As I may have mentioned previously, Wednesday, September 23, is the date of the 7D-orchestrated “Burlington Bands 101” showcase at Nectar’s and Club Metronome. The two-floor throwdown features seven excellent local acts — granted, not all from Burlington … ahem — and doubles as a benefit for everyone’s favorite bastion of low-power awesomeness, 105.9 FM the Radiator. Oh, and it triples as the unofficial launch party for our annual (award-winning!) college guide, What’s Good. So there’s that.
Details for this year’s party are still materializing, but here’s what we’ve got thus far:
We get underway downstairs with local Righteous Babe and all-around sweetheart Anaïs Mitchell. She’ll be followed by the incomparable Gordon Stone, who will give way to the hip-hop stylings of BURNTmd, who will begat funk upstarts Bearquarium. Holding it down between sets are VT’s dynamic duo of hip-hop, DJ A-Dog and my main man, Nastee. Word.
Moving upstairs, we have the interplanetary power-punk pop of In Memory of Pluto, whose killer new EP will get some review love next week. Next up, indie-pop darlings Lendway take the stage, providing a velvety contrast to the leather-bound kickassitude to come, courtesy of heavy-metal chaps Amadis. DJ Disco Phantom keeps it rolling in between all the rocking, with an assist from yours truly, who is apparently emceeing. Yikes.
Speaking of A-Dog and Nastee, remember last week when I told you to go catch The Beatnuts at their weekly True School sessions on Wednesday, September 16? Yeah, well, that’s today — assuming you grabbed this issue on time. That directive still stands, so put down the paper and make your way to Nectar’s in a calm, orderly fashion. Why? ’Cuz The Beatnuts are crazy good and you’ll feel like an ass if you don’t go. That’s why. Also, Nastee will be dropping his brand-spanking-new album.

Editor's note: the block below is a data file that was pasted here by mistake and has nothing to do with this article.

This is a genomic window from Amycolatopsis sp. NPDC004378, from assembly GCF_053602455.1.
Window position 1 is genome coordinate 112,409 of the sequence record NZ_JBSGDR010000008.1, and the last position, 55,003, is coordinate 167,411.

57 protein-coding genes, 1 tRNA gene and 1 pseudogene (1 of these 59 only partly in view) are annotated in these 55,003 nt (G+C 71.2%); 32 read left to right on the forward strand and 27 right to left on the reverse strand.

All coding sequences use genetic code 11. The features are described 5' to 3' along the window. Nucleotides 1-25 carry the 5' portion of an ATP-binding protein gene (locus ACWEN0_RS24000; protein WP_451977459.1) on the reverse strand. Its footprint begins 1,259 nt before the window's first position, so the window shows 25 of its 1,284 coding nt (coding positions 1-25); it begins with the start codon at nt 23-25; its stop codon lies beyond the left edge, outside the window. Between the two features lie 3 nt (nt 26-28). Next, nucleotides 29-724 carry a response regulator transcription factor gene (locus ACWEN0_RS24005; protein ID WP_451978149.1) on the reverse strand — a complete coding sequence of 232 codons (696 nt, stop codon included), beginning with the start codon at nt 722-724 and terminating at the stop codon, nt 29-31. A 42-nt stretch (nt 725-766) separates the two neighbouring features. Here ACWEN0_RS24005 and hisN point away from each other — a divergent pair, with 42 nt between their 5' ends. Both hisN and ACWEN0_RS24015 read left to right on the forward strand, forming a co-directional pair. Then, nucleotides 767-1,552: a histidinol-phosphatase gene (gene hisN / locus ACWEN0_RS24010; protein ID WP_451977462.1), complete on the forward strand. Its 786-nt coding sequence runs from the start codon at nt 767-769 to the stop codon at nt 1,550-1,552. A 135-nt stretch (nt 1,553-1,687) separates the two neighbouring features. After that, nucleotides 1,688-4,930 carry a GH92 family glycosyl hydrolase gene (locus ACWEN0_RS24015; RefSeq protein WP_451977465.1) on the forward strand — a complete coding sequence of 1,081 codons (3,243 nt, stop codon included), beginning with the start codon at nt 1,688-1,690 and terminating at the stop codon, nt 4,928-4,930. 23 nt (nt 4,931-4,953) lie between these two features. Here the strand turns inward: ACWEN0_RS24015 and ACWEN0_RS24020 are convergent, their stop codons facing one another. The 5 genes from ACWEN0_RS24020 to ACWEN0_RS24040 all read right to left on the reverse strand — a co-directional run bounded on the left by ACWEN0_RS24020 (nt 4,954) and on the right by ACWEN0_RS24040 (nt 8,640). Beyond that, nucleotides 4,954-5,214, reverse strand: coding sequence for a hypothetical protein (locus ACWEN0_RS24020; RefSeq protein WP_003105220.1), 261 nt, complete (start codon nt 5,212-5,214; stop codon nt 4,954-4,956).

It seems former Langdon Street Café booking guru Ed DuFresne is keeping busy since leaving the kooky coffee shop earlier this year. On the heels of yet another successful Northeast Kingdom Music Festival, Ed has once again set his sights on the capital city this Saturday with the Montpelier Downtown Music Festival. You know all that nice stuff I wrote about Art Hop earlier in this column? Well, you could probably substitute “Burlington” with “Montpeculiar” and approximately get the gist. Equal parts street fair, beer blast and rock show, DuFresne is basically commandeering the city for a daylong celebration of art, music and beer — new-ish hotspot Three Penny Taproom is a sponsor. On the music front, expect performances from Brooklyn’s Big Tree, Amherst indie folks Rusty Belle, a new ensemble called the Motortown Revival featuring a baker’s dozen of local all-stars — Ryan Case, Michael Chorney, Miriam Bernardo, et al. — getting their Motown on, and, finally, Portland, Maine, Celtic-rock hooligans The Pubcrawlers. Oh, and it’s free — although donations are strongly encouraged.
Sign of the Times #1: WCLX 102.9FM, “the Album Station,” went off the air last week, citing — no duh alert! — financial woes.
Sign of the Times #2: Recently cancelled Champ 101.3 FM staple “Floydian Slip” is back on the air! Sort of. The Pink Floyd-centric radio show has found a new home on Queen City online station WBKM.org, Saturdays at 11 p.m.
Our old friends/arch-nemeses The Fatal Flaws are back in action this Saturday at Burlington’s Manhattan Pizza. They’ve been working on some new tunes with Montréal’s The Broken Jugs, one of which can be heard on my blog, SolidState — and made my day the first time I heard it. I’m told there may or may not be some special guests for this one, but I haven’t been told who they are, so … yeah. I love a good mystery?